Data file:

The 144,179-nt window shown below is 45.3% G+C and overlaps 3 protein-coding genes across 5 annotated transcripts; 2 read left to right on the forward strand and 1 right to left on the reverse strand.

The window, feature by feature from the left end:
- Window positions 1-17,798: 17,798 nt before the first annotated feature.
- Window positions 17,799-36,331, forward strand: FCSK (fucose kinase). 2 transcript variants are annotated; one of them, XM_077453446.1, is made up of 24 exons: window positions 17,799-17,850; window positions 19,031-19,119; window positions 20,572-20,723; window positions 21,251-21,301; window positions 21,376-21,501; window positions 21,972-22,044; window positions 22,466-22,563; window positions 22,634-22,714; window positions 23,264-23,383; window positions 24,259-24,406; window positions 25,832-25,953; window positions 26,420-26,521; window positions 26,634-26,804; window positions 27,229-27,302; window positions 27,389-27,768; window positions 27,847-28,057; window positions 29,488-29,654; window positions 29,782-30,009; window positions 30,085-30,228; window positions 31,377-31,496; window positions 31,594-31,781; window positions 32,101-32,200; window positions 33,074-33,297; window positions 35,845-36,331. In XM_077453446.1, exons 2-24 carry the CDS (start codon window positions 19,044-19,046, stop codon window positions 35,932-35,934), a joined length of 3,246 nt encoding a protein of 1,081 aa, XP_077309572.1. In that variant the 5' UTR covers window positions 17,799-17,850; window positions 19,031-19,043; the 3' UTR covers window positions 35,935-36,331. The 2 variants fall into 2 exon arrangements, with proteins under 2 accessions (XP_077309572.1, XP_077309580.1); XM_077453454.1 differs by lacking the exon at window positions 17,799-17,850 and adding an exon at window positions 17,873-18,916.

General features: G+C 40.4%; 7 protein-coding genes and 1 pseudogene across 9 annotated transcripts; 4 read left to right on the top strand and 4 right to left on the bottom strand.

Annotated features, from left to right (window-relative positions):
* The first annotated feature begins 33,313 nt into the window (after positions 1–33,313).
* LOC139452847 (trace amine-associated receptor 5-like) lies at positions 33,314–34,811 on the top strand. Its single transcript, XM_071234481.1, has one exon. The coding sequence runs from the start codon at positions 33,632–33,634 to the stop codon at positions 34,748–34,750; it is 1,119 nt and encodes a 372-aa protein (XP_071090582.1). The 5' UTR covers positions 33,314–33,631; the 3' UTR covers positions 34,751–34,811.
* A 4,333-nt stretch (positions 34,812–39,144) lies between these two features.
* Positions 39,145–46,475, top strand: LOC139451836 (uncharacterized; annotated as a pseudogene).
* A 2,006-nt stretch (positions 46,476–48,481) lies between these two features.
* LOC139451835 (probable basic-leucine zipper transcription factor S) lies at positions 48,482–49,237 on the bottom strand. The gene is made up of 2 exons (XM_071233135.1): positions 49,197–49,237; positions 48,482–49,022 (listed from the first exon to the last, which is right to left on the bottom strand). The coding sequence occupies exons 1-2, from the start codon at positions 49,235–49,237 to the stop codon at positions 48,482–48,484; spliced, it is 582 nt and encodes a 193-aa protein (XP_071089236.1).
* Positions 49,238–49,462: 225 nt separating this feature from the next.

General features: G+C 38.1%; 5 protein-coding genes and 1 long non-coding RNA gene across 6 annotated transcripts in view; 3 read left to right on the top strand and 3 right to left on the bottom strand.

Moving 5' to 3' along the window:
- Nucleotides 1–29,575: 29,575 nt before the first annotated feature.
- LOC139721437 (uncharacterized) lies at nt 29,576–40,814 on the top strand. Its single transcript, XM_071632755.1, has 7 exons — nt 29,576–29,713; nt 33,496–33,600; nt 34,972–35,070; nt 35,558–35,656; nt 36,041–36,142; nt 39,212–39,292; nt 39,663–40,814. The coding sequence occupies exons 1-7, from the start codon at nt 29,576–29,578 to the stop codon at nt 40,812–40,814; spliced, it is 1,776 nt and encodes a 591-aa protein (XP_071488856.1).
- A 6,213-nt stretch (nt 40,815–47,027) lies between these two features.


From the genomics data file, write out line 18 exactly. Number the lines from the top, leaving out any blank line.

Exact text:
- A 6,213-nt stretch (nt 40,815–47,027) lies between these two features.